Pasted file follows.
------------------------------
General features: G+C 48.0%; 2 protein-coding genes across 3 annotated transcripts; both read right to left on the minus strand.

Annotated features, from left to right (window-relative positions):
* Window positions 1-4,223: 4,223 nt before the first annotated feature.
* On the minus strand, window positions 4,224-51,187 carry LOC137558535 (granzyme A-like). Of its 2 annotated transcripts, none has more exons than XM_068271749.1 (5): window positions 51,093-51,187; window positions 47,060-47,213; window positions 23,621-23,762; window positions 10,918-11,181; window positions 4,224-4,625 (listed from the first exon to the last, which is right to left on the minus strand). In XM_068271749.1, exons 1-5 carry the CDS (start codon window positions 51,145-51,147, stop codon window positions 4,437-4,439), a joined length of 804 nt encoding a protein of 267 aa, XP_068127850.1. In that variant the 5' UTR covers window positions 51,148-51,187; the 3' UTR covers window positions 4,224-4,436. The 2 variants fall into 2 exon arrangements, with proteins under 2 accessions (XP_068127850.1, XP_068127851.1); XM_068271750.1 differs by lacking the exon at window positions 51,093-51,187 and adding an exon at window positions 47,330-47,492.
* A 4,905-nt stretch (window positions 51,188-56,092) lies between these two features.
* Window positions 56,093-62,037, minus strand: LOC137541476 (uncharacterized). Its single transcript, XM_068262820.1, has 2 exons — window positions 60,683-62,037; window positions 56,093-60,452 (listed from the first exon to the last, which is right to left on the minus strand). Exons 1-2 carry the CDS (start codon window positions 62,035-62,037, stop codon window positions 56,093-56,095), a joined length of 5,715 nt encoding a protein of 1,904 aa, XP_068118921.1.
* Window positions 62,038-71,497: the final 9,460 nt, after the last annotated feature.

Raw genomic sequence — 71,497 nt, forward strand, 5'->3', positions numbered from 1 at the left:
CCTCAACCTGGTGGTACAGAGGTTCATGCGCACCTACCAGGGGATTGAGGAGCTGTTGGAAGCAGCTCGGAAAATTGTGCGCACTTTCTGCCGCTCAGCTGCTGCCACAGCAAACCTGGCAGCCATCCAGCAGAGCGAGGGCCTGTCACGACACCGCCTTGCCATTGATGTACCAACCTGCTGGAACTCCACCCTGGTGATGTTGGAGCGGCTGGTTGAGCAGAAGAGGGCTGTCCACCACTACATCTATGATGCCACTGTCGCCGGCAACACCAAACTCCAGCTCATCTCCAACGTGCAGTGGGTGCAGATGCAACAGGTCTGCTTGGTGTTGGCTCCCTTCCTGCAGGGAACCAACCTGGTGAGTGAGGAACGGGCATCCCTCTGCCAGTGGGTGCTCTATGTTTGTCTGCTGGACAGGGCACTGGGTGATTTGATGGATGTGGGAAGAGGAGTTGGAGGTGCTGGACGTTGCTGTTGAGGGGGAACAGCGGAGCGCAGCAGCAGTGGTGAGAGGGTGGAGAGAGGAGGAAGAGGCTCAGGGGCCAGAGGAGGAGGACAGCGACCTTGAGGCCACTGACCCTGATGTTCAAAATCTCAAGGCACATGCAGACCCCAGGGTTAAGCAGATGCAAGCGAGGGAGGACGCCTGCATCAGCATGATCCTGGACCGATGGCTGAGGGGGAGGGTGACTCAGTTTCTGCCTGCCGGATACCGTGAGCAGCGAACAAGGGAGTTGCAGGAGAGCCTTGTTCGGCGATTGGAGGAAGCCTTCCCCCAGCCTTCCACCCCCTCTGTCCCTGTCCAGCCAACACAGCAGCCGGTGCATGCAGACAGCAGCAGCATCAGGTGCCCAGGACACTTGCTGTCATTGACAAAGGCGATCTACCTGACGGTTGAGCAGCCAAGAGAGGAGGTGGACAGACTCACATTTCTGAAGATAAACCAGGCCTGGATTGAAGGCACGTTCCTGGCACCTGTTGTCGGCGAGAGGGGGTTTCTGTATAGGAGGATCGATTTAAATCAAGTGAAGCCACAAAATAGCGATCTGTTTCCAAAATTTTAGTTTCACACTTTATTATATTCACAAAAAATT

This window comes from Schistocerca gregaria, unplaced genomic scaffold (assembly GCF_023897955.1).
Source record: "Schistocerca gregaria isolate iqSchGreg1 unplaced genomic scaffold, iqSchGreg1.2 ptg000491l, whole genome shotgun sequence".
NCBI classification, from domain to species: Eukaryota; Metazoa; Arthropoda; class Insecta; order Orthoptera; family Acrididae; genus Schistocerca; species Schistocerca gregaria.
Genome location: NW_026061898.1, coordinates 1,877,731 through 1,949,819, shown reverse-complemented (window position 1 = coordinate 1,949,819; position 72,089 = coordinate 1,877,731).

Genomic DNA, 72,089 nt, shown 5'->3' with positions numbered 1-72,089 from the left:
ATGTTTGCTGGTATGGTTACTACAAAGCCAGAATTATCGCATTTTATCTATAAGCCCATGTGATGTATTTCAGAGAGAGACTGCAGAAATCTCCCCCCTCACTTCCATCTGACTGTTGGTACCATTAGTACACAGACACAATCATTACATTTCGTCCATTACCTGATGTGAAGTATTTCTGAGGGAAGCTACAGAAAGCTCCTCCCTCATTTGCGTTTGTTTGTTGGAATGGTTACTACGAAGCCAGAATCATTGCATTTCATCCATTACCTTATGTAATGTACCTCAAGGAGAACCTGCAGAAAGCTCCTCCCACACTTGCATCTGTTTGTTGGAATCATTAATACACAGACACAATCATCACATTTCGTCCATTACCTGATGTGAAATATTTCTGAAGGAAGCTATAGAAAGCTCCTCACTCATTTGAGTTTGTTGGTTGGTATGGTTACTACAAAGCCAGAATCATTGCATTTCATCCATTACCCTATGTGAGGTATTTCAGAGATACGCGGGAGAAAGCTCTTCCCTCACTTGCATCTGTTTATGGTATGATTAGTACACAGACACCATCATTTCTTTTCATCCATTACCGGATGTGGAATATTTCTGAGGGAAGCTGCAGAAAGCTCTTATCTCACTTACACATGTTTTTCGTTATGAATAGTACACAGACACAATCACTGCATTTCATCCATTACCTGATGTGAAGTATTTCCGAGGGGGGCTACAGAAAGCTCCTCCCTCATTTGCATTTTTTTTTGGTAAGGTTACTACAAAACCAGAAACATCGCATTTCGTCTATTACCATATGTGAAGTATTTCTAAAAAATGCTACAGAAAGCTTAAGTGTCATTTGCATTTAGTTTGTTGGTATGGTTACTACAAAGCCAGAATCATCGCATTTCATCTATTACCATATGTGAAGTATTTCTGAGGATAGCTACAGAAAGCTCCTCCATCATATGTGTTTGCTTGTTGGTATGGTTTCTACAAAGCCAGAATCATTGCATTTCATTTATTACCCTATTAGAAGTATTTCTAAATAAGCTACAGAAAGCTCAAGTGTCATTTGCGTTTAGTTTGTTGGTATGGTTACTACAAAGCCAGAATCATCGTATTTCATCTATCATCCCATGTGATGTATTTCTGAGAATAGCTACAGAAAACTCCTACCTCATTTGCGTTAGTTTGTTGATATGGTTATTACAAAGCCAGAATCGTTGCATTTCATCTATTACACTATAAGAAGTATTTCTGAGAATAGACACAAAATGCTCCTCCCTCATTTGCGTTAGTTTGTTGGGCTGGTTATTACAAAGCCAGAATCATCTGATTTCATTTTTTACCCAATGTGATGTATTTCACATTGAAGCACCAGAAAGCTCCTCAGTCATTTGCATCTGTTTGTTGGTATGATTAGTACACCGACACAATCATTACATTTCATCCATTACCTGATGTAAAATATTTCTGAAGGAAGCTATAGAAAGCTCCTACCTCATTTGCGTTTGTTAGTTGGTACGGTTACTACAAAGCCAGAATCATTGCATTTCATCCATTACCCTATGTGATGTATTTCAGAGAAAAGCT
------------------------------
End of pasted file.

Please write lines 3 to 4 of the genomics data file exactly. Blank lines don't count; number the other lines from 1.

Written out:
* Window positions 1-4,223: 4,223 nt before the first annotated feature.
* On the minus strand, window positions 4,224-51,187 carry LOC137558535 (granzyme A-like). Of its 2 annotated transcripts, none has more exons than XM_068271749.1 (5): window positions 51,093-51,187; window positions 47,060-47,213; window positions 23,621-23,762; window positions 10,918-11,181; window positions 4,224-4,625 (listed from the first exon to the last, which is right to left on the minus strand). In XM_068271749.1, exons 1-5 carry the CDS (start codon window positions 51,145-51,147, stop codon window positions 4,437-4,439), a joined length of 804 nt encoding a protein of 267 aa, XP_068127850.1. In that variant the 5' UTR covers window positions 51,148-51,187; the 3' UTR covers window positions 4,224-4,436. The 2 variants fall into 2 exon arrangements, with proteins under 2 accessions (XP_068127850.1, XP_068127851.1); XM_068271750.1 differs by lacking the exon at window positions 51,093-51,187 and adding an exon at window positions 47,330-47,492.